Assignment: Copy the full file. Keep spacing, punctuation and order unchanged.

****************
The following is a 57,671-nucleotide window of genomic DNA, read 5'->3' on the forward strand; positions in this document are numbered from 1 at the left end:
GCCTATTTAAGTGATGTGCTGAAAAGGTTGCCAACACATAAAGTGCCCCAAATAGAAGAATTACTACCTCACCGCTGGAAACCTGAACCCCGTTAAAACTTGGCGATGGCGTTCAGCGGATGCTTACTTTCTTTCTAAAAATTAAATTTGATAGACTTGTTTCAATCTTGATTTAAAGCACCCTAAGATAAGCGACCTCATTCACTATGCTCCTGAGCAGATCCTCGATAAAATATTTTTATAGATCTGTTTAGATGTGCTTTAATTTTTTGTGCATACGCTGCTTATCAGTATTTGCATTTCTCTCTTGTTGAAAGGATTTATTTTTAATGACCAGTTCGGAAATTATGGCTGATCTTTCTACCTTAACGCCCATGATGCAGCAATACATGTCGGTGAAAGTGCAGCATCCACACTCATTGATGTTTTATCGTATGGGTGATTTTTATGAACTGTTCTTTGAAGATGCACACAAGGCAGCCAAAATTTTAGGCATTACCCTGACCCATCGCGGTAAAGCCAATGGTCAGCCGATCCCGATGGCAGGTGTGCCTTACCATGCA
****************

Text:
The following is a 57,671-nucleotide window of genomic DNA, read 5'->3' on the forward strand; positions in this document are numbered from 1 at the left end:
GCCTATTTAAGTGATGTGCTGAAAAGGTTGCCAACACATAAAGTGCCCCAAATAGAAGAATTACTACCTCACCGCTGGAAACCTGAACCCCGTTAAAACTTGGCGATGGCGTTCAGCGGATGCTTACTTTCTTTCTAAAAATTAAATTTGATAGACTTGTTTCAATCTTGATTTAAAGCACCCTAAGATAAGCGACCTCATTCACTATGCTCCTGAGCAGATCCTCGATAAAATATTTTTATAGATCTGTTTAGATGTGCTTTAATTTTTTGTGCATACGCTGCTTATCAGTATTTGCATTTCTCTCTTGTTGAAAGGATTTATTTTTAATGACCAGTTCGGAAATTATGGCTGATCTTTCTACCTTAACGCCCATGATGCAGCAATACATGTCGGTGAAAGTGCAGCATCCACACTCATTGATGTTTTATCGTATGGGTGATTTTTATGAACTGTTCTTTGAAGATGCACACAAGGCAGCCAAAATTTTAGGCATTACCCTGACCCATCGCGGTAAAGCCAATGGTCAGCCGATCCCGATGGCAGGTGTGCCTTACCATGCA